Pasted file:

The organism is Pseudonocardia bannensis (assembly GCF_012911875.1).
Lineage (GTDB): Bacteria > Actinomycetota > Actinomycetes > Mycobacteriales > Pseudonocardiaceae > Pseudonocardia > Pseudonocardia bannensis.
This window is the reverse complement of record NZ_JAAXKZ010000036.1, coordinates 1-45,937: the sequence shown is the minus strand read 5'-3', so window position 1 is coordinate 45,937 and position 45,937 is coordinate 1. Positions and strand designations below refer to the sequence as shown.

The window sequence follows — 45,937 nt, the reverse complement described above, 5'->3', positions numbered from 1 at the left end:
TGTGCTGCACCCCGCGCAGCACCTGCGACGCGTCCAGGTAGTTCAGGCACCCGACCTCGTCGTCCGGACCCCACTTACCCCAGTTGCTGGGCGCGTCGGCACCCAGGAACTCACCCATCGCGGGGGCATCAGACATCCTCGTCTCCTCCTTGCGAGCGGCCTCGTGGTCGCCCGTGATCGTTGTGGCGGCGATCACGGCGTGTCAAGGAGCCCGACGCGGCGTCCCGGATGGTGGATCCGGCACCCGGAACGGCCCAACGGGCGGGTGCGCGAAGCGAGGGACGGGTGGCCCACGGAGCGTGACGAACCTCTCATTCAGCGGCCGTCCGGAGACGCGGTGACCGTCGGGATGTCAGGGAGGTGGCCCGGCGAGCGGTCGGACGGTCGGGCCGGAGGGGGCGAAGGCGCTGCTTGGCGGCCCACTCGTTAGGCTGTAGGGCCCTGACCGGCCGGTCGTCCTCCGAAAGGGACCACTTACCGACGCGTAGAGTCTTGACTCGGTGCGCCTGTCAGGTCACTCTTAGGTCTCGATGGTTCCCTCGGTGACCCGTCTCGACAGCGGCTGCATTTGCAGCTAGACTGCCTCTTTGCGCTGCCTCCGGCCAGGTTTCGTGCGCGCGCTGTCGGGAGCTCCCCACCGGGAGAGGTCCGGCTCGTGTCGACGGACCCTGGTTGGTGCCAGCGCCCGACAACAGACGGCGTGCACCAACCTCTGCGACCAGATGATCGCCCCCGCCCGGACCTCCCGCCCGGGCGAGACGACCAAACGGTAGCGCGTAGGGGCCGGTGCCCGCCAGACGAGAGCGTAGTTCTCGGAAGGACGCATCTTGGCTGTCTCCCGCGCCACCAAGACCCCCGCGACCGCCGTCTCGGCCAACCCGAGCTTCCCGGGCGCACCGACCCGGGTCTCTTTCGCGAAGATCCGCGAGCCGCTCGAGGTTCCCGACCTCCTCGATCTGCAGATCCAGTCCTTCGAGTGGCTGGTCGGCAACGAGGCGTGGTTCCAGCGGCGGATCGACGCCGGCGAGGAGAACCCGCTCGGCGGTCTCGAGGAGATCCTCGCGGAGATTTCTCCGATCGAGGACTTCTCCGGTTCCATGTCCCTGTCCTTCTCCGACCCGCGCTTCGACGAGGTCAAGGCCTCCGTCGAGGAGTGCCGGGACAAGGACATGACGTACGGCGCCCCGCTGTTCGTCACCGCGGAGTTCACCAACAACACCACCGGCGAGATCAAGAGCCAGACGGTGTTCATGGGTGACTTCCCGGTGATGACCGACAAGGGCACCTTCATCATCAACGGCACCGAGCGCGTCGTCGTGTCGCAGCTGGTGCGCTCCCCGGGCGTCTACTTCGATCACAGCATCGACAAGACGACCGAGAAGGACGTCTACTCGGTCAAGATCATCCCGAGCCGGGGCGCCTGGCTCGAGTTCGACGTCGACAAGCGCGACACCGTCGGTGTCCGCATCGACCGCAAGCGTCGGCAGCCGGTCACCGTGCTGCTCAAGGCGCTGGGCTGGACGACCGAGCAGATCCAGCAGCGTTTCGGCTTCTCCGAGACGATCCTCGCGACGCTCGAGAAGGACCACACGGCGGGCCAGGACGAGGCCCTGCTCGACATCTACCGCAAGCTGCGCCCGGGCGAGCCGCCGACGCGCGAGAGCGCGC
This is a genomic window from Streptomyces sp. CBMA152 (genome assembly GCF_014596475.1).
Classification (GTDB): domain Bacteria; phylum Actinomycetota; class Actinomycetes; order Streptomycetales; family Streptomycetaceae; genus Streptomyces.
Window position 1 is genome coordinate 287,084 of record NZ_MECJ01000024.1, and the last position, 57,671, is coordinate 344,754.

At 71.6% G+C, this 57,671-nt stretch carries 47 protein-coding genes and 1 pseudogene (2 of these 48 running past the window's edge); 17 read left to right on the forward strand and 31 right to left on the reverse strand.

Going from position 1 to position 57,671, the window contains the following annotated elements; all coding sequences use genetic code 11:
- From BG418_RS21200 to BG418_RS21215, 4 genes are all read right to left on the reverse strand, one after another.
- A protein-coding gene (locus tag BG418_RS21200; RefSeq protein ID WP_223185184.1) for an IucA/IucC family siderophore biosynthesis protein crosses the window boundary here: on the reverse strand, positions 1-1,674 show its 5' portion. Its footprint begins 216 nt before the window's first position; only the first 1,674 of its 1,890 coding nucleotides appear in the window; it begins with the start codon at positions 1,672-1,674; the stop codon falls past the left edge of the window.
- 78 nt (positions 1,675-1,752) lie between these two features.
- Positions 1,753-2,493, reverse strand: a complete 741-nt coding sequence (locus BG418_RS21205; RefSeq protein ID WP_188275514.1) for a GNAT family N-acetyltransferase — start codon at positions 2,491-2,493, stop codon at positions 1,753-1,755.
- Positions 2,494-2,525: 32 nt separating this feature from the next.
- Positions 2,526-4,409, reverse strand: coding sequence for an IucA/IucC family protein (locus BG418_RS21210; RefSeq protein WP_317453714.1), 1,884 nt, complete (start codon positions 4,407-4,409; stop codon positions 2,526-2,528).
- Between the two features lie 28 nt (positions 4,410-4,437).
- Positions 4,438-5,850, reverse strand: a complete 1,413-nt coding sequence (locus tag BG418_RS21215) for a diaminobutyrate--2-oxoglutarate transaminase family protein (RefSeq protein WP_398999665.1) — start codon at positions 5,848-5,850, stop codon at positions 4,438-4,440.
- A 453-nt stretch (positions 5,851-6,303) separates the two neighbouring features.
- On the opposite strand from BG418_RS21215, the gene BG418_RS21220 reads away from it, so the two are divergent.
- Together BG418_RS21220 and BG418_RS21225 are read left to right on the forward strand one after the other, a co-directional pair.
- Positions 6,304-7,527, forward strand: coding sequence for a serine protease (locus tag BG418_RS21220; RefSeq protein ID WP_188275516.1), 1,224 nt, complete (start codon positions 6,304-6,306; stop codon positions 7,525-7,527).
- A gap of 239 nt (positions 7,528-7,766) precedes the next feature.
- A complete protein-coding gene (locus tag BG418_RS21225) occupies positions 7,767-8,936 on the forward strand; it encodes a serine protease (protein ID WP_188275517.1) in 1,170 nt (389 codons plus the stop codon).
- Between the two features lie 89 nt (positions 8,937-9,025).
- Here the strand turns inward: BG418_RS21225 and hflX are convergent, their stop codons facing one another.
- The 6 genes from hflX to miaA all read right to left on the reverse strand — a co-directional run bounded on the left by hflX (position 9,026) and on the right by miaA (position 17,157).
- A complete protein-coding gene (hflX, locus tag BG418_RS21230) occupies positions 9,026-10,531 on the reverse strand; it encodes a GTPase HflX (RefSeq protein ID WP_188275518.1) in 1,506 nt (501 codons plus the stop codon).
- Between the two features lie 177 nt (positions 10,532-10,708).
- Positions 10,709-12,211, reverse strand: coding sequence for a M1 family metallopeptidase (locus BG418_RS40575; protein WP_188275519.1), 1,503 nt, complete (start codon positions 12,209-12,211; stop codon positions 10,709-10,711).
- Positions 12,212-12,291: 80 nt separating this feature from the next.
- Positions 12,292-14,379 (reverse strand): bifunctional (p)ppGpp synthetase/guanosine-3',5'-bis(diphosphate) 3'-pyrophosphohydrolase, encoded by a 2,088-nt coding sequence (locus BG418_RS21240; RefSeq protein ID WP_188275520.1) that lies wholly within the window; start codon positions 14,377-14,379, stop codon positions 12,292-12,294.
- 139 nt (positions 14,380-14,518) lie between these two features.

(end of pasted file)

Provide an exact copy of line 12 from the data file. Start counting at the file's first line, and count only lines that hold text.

- A protein-coding gene (locus tag BG418_RS21200; RefSeq protein ID WP_223185184.1) for an IucA/IucC family siderophore biosynthesis protein crosses the window boundary here: on the reverse strand, positions 1-1,674 show its 5' portion. Its footprint begins 216 nt before the window's first position; only the first 1,674 of its 1,890 coding nucleotides appear in the window; it begins with the start codon at positions 1,672-1,674; the stop codon falls past the left edge of the window.